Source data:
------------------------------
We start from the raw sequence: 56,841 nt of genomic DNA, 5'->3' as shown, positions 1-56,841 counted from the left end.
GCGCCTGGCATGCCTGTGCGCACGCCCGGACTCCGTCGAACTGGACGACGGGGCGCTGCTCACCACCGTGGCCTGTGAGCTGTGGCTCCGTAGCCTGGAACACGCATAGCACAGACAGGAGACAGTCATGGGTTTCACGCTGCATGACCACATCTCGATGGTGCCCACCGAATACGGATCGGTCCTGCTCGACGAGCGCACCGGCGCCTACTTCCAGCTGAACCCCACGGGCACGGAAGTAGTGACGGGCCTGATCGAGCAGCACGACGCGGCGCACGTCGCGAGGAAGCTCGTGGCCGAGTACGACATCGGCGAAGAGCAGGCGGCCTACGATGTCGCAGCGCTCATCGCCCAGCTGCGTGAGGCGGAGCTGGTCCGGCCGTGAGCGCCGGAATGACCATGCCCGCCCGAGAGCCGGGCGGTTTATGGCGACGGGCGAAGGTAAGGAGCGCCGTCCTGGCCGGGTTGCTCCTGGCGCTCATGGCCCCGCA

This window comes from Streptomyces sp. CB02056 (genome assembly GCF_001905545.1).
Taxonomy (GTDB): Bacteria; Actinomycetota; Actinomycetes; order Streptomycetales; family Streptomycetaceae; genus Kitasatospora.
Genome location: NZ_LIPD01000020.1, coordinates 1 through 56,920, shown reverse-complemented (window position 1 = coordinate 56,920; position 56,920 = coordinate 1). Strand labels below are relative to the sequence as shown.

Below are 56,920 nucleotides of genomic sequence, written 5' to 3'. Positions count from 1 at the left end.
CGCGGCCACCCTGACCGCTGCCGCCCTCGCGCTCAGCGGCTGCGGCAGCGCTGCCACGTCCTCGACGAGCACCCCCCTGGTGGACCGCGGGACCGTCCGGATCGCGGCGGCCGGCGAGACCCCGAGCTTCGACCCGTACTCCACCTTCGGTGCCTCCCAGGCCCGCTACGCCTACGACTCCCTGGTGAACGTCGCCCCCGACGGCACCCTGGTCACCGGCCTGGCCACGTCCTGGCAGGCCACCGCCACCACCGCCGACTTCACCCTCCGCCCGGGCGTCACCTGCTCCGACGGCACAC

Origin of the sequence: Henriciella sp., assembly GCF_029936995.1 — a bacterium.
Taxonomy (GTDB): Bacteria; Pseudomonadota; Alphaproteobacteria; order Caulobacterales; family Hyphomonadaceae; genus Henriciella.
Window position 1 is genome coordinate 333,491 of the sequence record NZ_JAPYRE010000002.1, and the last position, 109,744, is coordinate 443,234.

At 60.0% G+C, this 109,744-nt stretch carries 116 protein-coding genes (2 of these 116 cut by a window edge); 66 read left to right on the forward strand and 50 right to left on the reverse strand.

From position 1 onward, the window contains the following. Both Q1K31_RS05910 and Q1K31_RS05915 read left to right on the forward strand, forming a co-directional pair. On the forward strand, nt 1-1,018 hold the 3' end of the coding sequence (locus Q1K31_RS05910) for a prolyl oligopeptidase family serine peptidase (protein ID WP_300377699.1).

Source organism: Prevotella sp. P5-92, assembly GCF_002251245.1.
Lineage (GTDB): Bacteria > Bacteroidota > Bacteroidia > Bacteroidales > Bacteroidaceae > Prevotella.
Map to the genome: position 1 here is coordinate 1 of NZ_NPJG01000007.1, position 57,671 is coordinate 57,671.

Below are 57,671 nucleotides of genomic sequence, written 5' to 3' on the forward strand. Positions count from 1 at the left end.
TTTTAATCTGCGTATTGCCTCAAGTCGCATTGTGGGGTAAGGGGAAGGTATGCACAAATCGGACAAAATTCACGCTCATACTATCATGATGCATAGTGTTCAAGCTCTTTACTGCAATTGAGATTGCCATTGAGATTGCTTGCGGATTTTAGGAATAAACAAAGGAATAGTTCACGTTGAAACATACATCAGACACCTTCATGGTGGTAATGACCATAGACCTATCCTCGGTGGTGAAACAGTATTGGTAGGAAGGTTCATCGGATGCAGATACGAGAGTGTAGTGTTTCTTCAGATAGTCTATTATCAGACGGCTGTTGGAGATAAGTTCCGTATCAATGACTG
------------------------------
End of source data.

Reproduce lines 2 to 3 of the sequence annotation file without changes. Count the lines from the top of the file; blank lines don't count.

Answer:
GCGCCTGGCATGCCTGTGCGCACGCCCGGACTCCGTCGAACTGGACGACGGGGCGCTGCTCACCACCGTGGCCTGTGAGCTGTGGCTCCGTAGCCTGGAACACGCATAGCACAGACAGGAGACAGTCATGGGTTTCACGCTGCATGACCACATCTCGATGGTGCCCACCGAATACGGATCGGTCCTGCTCGACGAGCGCACCGGCGCCTACTTCCAGCTGAACCCCACGGGCACGGAAGTAGTGACGGGCCTGATCGAGCAGCACGACGCGGCGCACGTCGCGAGGAAGCTCGTGGCCGAGTACGACATCGGCGAAGAGCAGGCGGCCTACGATGTCGCAGCGCTCATCGCCCAGCTGCGTGAGGCGGAGCTGGTCCGGCCGTGAGCGCCGGAATGACCATGCCCGCCCGAGAGCCGGGCGGTTTATGGCGACGGGCGAAGGTAAGGAGCGCCGTCCTGGCCGGGTTGCTCCTGGCGCTCATGGCCCCGCA

This window comes from Streptomyces sp. CB02056 (genome assembly GCF_001905545.1).